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Tom Duke is the Founder of Wind and Sling Golf Swing (WindandSling.com) and The Original Golf Company, and developer of the No-Roll Release™ Swing Trainer. He is a swing coach and long drive specialist who has trained extensively under the tutelage of Mike Dunaway, who many consider the greatest driver of the golf ball in history. Duke holds a Masters in Business Administration from George Mason University, and is certified by the internationally recognized AO Foundation for Intraoperative Spine and Orthopedics. He earned Collegiate All-America, is an Ironman Triathlete USA, and a proud benefactor to the St. Judes' Children's Hospital.

15 Comments

15 Comments

  1. Pingback: The Brain Game. » Golf in Portugal

  2. Pingback: July 2015 Happenings From John & Susan | John T Fitness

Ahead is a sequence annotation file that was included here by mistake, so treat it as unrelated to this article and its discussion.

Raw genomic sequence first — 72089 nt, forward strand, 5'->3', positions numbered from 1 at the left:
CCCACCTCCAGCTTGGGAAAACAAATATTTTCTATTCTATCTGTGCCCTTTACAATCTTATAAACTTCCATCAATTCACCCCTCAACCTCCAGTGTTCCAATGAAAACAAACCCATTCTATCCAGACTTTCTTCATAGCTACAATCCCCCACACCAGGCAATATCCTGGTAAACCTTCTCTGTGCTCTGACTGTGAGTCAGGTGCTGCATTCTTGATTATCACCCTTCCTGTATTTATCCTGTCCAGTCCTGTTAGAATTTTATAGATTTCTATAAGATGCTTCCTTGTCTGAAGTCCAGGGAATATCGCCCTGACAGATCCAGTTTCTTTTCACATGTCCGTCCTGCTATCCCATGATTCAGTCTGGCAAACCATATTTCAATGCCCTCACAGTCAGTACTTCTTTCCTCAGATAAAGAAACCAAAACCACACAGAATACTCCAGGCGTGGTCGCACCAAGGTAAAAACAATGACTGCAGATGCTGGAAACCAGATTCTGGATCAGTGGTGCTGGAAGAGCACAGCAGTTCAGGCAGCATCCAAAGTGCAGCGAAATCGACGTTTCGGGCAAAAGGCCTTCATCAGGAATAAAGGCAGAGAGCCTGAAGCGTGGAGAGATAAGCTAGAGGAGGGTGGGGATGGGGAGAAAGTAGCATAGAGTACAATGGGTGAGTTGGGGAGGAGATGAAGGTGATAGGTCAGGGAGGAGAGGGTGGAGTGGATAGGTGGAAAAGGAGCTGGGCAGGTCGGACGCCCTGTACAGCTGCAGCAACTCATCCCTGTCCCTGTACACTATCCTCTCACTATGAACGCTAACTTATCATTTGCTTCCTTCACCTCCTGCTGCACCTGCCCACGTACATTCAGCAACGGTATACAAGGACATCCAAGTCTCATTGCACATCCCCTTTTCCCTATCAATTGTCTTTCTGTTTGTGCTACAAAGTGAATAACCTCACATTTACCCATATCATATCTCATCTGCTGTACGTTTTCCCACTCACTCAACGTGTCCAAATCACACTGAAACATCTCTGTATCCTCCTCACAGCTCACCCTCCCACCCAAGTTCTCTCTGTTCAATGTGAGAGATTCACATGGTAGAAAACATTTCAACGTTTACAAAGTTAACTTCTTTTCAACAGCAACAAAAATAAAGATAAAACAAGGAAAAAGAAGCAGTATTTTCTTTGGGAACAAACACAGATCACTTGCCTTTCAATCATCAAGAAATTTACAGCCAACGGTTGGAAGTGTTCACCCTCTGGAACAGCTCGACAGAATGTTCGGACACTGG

3. mikee

    Jul 2, 2015 at 7:00 am

    There is excellent scientific research confirming this theory

  4. jargon

    Jul 1, 2015 at 7:12 pm

    I’ve been working with this technique for 2 years now …. it’s been difficult if not impossible to change my swing . it’s so myelinated in ! I’ve been using the mirrors now with out the distraction of the golf ball and am making slow progress with help from my swing coach Lucas Wald .

  5. Kyle

    Jul 1, 2015 at 2:23 pm

    Great article.

  6. Gareth

    Jun 29, 2015 at 3:06 am

    Great Article Tom

  7. John

    Jun 28, 2015 at 9:46 pm

    Tremendous article.

  8. Jim

    Jun 26, 2015 at 6:23 pm

    Great article thanks Tom!

  9. David

    Jun 26, 2015 at 8:38 am

    Great article. This runs parallel to The Talent Code by Daniel Coyle, in talking about the programming of myelin to make consistent movements.

  10. Derek Wall

    Jun 26, 2015 at 7:06 am

    Google “IKKOS” for some pretty amazing research and products regarding altering neural pathways “permanently.” The product was developed by a high level swim coach, but Sean is refining it for use in other sports… golf included.

    • Tom Duke

      Jun 26, 2015 at 10:58 am

      Hey Derek…thanks for your interest…already have reached out to the Ikkos team!

  11. other paul

    Jun 25, 2015 at 11:33 pm